Interestingly, despite its near two tonne mass, the E39 feels a more natural and forgiving car to provoke via the back axle than the other, hugely lauded period M car, the E46 M3. That's because the V8 offers 100 lb/ft more torque, deployed through only fractionally wider tyres, meaning you can get the tail sliding at much lower, more manageable speeds. And once you do, when it comes to gathering it back up, the longer wheelbase soothes out the transition, or in my case, masks any hamfistedness.
BMW S62 ENGINE
Displacement: 4.9 liters (4941 cc) V8, naturally aspirated
Valvetrain: DOHC with variable valve timing (VANOS), 48 valves
Bore x Stroke: 94.0 mm x 89.0 mm
Compression Ratio: 11.0:1
Maximum Power Output: 394 horsepower (400 PS) at 6600 rpm
Maximum Torque: 369 lb-ft (500 Nm) at 3800 rpm
Redline: 7000 rpm
Fuel Delivery: Electronic fuel injection (EFI)
Crankshaft: Forged steel
Running in tandem all along, the damping and body control has been nothing short of witchcraft, making a mockery of the current obsession with adaptive damping. Interestingly, the E34 M5 offered optional two stage adaptive dampers in its later 3.8 litre format, but they never made it onto the E39, the car simply didn’t need them. It would be very hard to find a better judged damping compromise on any car.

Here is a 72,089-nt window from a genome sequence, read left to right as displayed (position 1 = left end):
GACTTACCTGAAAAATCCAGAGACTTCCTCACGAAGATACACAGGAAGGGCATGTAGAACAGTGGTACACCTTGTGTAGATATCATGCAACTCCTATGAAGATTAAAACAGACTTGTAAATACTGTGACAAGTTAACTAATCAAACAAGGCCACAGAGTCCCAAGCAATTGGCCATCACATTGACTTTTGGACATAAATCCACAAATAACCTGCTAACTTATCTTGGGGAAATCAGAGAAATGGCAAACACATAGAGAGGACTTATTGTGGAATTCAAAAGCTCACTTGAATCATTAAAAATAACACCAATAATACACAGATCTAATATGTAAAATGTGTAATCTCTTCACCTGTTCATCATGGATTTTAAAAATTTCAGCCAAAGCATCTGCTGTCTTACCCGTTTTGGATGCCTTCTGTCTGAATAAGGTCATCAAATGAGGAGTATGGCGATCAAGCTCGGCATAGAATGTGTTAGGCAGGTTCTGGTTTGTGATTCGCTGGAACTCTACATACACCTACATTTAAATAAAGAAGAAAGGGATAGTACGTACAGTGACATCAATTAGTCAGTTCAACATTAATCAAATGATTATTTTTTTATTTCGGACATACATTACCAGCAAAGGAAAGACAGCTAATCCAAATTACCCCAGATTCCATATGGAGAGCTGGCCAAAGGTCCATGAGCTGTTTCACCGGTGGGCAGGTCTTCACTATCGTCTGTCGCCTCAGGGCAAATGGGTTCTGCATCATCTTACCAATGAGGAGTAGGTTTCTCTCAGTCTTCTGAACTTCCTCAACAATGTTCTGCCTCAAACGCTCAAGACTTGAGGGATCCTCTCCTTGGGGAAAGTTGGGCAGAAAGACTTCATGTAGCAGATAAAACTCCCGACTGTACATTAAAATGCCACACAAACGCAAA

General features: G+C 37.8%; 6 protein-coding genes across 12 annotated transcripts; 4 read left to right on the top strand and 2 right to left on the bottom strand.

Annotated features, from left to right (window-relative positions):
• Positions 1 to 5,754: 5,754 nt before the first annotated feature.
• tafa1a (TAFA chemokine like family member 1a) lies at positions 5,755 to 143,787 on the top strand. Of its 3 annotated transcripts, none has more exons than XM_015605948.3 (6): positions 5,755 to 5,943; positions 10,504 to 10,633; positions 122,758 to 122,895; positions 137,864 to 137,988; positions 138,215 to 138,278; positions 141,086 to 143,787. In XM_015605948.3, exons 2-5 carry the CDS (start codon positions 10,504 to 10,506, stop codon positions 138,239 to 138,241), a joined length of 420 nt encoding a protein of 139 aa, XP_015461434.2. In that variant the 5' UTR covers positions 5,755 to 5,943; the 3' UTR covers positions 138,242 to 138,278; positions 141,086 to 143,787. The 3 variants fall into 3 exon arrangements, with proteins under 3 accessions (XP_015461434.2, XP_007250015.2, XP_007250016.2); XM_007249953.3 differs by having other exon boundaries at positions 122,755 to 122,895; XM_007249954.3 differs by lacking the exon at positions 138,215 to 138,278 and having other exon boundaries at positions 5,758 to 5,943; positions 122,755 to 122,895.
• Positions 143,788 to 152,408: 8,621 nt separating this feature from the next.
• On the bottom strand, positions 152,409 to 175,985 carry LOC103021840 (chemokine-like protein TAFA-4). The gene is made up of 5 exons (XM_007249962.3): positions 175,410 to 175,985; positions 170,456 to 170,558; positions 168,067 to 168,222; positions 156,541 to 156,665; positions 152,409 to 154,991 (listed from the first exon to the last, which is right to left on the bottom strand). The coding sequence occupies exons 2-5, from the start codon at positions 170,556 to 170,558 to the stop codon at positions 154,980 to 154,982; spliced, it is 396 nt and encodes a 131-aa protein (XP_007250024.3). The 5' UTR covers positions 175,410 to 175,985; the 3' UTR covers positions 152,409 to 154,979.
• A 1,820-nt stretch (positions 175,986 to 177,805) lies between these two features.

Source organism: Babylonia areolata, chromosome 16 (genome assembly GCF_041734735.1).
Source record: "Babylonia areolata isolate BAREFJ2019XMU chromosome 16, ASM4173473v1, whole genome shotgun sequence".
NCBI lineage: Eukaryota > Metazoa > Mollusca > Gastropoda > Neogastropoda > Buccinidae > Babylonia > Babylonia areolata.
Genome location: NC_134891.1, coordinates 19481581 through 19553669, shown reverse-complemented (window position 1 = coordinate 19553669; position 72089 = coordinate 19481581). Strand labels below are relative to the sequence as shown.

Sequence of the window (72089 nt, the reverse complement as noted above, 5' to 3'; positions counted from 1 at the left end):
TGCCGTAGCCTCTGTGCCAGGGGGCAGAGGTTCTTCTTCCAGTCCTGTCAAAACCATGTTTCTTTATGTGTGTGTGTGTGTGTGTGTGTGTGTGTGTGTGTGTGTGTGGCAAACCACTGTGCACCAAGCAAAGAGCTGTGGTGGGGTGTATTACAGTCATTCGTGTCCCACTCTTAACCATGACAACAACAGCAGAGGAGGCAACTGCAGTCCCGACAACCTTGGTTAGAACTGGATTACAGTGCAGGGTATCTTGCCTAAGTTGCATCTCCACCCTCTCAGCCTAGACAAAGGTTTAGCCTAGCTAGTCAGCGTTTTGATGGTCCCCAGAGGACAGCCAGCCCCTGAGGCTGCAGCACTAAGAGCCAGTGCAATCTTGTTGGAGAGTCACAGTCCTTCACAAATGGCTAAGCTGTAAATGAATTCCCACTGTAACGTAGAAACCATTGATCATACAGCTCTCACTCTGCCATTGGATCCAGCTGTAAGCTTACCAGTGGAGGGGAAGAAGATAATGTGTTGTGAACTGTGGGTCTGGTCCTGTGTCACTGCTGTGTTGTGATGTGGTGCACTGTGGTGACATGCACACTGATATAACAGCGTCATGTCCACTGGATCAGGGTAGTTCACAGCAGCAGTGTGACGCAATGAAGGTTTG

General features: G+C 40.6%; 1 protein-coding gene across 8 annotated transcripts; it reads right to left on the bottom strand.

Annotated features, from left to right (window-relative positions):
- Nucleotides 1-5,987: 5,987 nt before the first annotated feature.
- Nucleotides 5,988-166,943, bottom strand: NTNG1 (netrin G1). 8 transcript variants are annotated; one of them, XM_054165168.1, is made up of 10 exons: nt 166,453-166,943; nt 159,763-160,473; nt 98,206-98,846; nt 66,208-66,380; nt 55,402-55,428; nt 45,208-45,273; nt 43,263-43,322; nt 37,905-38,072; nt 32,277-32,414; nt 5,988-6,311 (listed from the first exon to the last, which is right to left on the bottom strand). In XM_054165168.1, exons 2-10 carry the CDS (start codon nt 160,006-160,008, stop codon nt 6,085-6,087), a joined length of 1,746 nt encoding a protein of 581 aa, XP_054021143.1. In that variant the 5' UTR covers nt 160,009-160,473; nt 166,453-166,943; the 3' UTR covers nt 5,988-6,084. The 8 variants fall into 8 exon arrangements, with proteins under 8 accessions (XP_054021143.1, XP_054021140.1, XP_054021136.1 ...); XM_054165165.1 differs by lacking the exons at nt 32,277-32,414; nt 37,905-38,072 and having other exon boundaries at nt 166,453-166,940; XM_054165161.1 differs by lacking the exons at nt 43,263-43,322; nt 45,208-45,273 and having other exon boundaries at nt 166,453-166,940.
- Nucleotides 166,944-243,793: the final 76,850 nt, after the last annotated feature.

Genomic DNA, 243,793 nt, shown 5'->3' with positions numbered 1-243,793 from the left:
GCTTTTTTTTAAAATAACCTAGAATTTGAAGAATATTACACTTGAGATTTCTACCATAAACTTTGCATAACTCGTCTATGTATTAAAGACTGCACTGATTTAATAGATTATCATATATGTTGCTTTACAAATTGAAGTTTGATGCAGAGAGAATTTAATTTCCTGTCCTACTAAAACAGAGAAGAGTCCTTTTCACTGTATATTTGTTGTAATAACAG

That’s because this M5 was born in an era of high technology, but little marketing peer pressure. Nurburgring or Top Gear power laps didn’t figure in the sales brochure. Yes, theres the Sport button which sharpens the throttle and adds weight to the steering, and there are buttons on the steering wheel, but they relate to the stereo volume and cruise control.
But that aside, the E39 retained what went before - slim A pillars, a naturally aspirated engine, drive to the rear, three pedals in the footwell. All your interaction points with the car are simple, intuitive and analogue. There is no giant iPad sticking out of the fascia with 500 different screens to swipe through just to tweak the climate control, no infinite number of configurations for the damping, throttle, brake-by-wire or steering. Turn the key, do some big skids and smile. Or drive to the Italian lakes in supreme comfort in one hit.
Let’s not get carried away though. The M5 isn’t perfect. Despite the fanfare of the six-speed manual, it doesn’t offer one of the great gearshifts. The throw is slick, but a little too vague across the gate in that typical BMW fashion. Still, it’s not enough to rue BMW's lack of an automatic option - there was always Alpina for that. The steering comes in for criticism too - reassuring heft? Yes. Direct? Yes. Feelsome? No.